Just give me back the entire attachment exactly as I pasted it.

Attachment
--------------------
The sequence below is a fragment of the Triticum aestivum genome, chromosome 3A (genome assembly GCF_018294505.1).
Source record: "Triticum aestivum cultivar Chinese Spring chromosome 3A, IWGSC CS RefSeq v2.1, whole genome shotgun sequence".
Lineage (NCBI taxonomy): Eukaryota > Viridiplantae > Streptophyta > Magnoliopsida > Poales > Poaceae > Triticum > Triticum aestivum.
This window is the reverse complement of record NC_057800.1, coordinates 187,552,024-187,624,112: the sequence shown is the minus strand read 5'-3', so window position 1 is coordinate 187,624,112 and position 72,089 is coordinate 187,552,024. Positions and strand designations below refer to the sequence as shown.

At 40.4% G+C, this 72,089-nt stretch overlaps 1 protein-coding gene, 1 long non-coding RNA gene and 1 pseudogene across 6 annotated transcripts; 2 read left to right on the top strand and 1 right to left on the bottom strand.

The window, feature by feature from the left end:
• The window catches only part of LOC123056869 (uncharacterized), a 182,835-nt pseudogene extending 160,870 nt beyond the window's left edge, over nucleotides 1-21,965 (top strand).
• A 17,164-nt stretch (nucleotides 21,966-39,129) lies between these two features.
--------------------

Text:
The sequence below is a fragment of the Triticum aestivum genome, chromosome 3A (genome assembly GCF_018294505.1).
Source record: "Triticum aestivum cultivar Chinese Spring chromosome 3A, IWGSC CS RefSeq v2.1, whole genome shotgun sequence".
Lineage (NCBI taxonomy): Eukaryota > Viridiplantae > Streptophyta > Magnoliopsida > Poales > Poaceae > Triticum > Triticum aestivum.
This window is the reverse complement of record NC_057800.1, coordinates 187,552,024-187,624,112: the sequence shown is the minus strand read 5'-3', so window position 1 is coordinate 187,624,112 and position 72,089 is coordinate 187,552,024. Positions and strand designations below refer to the sequence as shown.

At 40.4% G+C, this 72,089-nt stretch overlaps 1 protein-coding gene, 1 long non-coding RNA gene and 1 pseudogene across 6 annotated transcripts; 2 read left to right on the top strand and 1 right to left on the bottom strand.

The window, feature by feature from the left end:
• The window catches only part of LOC123056869 (uncharacterized), a 182,835-nt pseudogene extending 160,870 nt beyond the window's left edge, over nucleotides 1-21,965 (top strand).
• A 17,164-nt stretch (nucleotides 21,966-39,129) lies between these two features.